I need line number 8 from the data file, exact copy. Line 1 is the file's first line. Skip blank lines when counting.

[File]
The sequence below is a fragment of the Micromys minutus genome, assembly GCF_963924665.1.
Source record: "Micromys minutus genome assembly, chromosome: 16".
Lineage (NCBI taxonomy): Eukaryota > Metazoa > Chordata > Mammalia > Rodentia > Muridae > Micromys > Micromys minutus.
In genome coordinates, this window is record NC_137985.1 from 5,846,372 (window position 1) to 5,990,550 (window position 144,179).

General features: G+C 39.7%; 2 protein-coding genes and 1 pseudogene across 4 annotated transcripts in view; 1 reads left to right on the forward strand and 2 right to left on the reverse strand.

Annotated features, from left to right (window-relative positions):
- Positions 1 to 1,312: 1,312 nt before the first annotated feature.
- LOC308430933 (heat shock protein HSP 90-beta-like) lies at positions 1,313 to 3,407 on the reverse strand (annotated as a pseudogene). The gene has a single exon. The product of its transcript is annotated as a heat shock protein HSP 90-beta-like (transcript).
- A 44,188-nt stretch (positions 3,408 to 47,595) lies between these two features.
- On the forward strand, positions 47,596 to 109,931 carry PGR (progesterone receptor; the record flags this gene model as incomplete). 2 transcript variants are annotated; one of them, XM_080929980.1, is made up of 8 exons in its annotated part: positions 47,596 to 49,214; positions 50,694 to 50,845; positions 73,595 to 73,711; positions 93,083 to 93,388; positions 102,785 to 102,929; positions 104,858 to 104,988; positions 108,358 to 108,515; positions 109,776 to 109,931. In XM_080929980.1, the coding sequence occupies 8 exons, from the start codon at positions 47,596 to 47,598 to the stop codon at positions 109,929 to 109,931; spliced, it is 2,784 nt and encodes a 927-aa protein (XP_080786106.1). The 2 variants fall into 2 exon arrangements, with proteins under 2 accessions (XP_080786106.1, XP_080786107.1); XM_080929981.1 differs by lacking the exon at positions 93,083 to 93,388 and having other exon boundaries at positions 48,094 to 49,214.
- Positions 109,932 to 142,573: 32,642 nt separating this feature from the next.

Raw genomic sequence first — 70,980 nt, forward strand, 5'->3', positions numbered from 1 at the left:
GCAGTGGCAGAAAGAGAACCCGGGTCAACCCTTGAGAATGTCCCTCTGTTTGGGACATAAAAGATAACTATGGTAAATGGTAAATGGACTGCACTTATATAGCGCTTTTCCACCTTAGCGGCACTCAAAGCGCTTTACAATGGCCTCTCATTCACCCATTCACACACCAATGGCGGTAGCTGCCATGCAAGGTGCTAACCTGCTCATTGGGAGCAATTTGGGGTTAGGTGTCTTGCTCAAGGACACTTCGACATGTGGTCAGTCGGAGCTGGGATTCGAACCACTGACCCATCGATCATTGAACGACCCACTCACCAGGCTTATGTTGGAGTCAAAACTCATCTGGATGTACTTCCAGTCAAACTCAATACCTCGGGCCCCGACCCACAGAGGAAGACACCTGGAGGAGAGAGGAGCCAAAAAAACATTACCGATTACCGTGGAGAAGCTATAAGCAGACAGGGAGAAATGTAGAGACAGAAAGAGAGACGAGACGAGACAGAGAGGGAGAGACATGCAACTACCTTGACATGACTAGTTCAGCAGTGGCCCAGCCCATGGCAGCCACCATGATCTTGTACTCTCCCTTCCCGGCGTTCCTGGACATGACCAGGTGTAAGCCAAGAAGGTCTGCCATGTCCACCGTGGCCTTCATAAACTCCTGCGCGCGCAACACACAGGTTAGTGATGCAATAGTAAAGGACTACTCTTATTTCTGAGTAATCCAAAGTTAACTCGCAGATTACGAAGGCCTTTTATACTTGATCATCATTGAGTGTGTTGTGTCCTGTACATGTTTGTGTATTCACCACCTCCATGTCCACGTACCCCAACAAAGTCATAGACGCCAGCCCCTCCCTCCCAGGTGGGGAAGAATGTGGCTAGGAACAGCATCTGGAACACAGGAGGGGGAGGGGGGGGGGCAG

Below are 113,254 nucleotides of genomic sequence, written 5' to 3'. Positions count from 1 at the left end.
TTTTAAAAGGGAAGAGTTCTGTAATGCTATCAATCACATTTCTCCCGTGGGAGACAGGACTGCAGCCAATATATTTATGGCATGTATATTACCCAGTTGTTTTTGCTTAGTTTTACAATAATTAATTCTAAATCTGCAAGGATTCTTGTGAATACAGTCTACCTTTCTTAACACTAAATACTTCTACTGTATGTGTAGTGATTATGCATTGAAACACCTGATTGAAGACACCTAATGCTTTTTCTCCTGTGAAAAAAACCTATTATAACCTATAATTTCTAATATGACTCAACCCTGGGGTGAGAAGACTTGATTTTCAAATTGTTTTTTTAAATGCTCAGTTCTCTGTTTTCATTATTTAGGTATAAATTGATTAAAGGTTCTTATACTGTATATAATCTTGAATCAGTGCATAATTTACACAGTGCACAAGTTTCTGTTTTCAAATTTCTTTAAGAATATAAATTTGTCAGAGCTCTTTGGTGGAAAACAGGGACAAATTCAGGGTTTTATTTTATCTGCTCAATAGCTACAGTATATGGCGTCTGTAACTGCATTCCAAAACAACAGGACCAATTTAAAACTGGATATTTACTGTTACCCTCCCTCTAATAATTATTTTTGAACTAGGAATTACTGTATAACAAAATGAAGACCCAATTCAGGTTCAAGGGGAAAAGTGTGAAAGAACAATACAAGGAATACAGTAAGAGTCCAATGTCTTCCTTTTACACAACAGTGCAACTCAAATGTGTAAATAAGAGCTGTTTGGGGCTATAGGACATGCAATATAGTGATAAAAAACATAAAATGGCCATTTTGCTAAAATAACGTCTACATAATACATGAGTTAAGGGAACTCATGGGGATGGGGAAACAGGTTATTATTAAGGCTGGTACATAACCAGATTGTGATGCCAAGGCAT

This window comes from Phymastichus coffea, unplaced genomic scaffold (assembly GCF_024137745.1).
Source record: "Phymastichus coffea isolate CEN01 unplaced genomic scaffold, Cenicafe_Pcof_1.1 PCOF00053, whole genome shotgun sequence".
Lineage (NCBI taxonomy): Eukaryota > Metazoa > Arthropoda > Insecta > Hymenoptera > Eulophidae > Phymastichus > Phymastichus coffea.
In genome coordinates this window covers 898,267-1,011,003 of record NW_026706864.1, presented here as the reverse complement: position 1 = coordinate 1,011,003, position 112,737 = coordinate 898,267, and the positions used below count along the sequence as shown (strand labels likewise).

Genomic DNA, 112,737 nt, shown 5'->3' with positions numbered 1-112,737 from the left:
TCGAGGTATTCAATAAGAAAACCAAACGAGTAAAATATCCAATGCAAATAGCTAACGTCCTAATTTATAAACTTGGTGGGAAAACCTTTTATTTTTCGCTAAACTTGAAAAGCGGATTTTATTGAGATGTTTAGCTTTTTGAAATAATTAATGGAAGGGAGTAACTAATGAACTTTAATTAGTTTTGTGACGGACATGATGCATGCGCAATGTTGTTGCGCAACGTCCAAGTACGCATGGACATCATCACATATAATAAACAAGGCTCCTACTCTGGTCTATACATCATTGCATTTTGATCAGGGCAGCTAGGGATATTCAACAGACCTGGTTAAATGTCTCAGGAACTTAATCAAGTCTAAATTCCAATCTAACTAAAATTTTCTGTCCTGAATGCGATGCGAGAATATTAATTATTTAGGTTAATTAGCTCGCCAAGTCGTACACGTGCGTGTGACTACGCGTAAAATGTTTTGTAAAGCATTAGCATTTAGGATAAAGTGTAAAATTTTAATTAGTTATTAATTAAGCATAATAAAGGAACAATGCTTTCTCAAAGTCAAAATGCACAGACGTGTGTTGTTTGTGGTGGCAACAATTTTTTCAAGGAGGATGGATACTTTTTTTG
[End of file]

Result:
- LOC308430933 (heat shock protein HSP 90-beta-like) lies at positions 1,313 to 3,407 on the reverse strand (annotated as a pseudogene). The gene has a single exon. The product of its transcript is annotated as a heat shock protein HSP 90-beta-like (transcript).